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Measuring the pubis: new parameters to date osseous remains

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This work defines new parameters which can be used in Forensic Anthropology and Palaeoanthropology to study and define the age, state of health and life conditions of populations in the past. In particular, the authors have defined the growth of the ischiopubic area with mathematical formulae.

Growth studies are central to the accurate reconstruction of demographic profiles for past populations, and the reliable evaluation of age at death is core to the assessment and interpretation of many factors including indicators of health status and life conditions. However, in order to apply the development models to skeletal remains it is also important that the methodology be based on osteological material of documented biological identity (i.e. known sex, age and ethnic origin) to avoid inappropriate circular arguments relating to the establishment of methods derived from a dependent and inherent pre-existing age profile. In spite of the increasing necessity in Forensic Anthropology and Paleoanthropology to have a register of values on the development of all the skeletal elements, there is no data of growth based on direct measures. The main purpose of this paper is to bridge the gap in the literature through the analysis of the growth of the ischiopubic area of the innominate based on documented osteological material.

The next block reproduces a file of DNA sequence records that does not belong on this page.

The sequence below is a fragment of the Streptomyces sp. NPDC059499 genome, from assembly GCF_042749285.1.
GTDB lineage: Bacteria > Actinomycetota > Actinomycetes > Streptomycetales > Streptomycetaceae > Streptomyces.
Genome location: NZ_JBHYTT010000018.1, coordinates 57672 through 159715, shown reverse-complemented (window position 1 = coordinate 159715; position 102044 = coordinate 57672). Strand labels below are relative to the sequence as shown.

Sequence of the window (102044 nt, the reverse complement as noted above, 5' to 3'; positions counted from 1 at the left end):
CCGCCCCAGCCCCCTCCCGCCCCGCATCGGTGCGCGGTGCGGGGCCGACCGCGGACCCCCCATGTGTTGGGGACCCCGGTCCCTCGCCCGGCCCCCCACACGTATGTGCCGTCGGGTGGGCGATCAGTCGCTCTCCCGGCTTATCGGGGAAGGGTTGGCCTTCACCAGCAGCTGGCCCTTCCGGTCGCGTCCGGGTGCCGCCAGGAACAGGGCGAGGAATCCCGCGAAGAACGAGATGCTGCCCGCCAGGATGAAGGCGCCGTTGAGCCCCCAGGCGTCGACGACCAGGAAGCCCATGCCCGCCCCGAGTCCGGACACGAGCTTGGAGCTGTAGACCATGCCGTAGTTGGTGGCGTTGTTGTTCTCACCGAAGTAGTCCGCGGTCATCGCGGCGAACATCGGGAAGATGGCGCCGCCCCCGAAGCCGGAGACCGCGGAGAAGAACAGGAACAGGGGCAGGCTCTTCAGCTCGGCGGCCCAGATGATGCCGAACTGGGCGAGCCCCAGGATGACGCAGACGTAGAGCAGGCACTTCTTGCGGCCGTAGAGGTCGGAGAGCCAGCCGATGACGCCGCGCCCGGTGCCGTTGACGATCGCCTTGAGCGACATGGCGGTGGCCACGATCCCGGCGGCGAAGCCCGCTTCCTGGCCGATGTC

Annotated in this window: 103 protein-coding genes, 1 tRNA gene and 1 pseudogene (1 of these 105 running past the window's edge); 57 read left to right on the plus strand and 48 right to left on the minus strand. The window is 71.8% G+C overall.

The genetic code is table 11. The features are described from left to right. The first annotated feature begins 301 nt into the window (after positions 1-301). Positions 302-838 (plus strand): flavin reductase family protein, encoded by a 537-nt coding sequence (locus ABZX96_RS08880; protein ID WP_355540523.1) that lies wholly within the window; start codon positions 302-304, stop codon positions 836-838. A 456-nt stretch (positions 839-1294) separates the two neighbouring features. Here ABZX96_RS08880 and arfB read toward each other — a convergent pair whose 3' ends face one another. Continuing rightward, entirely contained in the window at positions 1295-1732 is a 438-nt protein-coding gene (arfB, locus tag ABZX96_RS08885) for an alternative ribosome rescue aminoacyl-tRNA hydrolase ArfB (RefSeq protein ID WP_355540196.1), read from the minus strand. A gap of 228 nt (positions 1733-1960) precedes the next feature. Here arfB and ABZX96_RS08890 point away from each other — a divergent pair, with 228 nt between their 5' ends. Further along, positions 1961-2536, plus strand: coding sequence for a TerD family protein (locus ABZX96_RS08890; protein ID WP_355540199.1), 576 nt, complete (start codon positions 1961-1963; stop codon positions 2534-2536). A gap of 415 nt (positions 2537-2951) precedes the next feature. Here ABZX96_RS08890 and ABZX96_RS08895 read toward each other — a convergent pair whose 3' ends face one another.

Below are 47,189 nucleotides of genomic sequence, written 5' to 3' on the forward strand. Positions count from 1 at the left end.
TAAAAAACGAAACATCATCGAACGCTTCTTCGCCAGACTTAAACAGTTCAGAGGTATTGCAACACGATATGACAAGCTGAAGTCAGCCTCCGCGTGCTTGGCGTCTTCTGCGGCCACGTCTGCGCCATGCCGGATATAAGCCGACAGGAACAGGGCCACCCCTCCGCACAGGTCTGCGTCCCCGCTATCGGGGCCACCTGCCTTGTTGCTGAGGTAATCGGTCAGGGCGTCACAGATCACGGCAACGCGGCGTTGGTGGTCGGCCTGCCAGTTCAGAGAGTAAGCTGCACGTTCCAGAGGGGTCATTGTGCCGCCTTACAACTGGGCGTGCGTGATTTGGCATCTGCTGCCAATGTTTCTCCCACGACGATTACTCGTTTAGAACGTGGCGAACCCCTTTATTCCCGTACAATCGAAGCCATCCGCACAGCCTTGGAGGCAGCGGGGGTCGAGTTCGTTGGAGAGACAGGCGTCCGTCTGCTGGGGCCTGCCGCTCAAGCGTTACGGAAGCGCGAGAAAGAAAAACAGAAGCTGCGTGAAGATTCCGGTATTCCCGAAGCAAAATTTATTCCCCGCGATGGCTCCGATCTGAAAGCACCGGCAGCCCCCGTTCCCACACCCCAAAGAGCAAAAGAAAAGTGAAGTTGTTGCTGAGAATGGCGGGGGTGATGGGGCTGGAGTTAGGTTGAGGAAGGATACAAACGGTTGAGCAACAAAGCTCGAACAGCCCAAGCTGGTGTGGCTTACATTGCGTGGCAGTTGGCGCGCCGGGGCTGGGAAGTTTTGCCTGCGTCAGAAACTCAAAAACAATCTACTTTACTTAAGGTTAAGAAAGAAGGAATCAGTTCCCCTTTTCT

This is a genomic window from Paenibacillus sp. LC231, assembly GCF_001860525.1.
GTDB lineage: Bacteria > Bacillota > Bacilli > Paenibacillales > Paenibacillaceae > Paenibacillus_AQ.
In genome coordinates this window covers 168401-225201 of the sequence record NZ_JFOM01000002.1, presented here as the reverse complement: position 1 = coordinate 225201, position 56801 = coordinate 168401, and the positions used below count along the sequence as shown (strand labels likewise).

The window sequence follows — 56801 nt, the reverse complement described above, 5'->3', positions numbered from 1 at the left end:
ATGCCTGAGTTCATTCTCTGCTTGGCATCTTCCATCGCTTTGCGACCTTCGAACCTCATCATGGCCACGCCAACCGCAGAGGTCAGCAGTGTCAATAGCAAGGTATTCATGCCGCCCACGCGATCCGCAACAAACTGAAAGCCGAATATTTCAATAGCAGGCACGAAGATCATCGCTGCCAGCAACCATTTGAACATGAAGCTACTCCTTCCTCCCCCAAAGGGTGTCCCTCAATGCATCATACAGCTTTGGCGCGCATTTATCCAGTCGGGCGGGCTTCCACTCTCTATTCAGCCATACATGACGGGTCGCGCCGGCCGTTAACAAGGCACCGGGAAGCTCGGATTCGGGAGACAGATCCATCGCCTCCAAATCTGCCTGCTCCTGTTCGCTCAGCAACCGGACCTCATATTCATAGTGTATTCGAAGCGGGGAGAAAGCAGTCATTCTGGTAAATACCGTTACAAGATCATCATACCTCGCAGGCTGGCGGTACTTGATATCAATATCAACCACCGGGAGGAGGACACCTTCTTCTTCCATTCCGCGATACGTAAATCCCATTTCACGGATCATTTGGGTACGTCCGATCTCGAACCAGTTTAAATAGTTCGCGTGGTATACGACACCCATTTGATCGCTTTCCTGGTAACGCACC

The innominate is the most important skeletal element in sex and age determination. In spite of the importance of having a record of growth values for all skeletal elements, there is not much information about the pre- and postnatal growth of the innominate or its elements (ilium, ischium and pubis). These few studies are based on discontinuous data coming from different stages of the life of the individual; consequently, the global vision is lost. In fact, to conduct morphometric studies of the innominate across all ages was not possible because of the fusion of its three elements during development. This makes following a linear analysis from birth to old age difficult. The solution is the use of a reference point that should be easy to locate both in young and adult bone. This reference is the anatomical acetabular point (point of union of the three elements).

The main contribution of our study is the definition of the anatomical acetabular point and its application to the innominate growth study form birth to old ages. In this paper 5 variables of the ischiopubic area were analysed (pubis length, ischiopubic index, vertical and horizontal diameter of the pubic articular area and the pubic acetabular index) by polynomial regression. The material used comes from four documented skeletal Western European  collections: UAB collection , St Bride collection from England,  and Coimbra and Lisbon collection from Portugal. None of the curves showed lineal growth, with the exception of the ischiopubic index and the masculine vertical diameter of the pubis acetabular area. Pubis length has the most complicated growth, expressed by a five-degree polynomial. For age estimation the best variables, in both archaeological and forensic remains, are the absolute measurements. However, pubis length is the best variable for age estimation because it can be applied until 25 years of age.

Carme Rissech
Universitat Autònoma de Barcelona


Rissech C i Malgosa A. 2007. Pubis growth study: Applicability in sexual and age diagnostic. Forensic Science International, 173:137-145.

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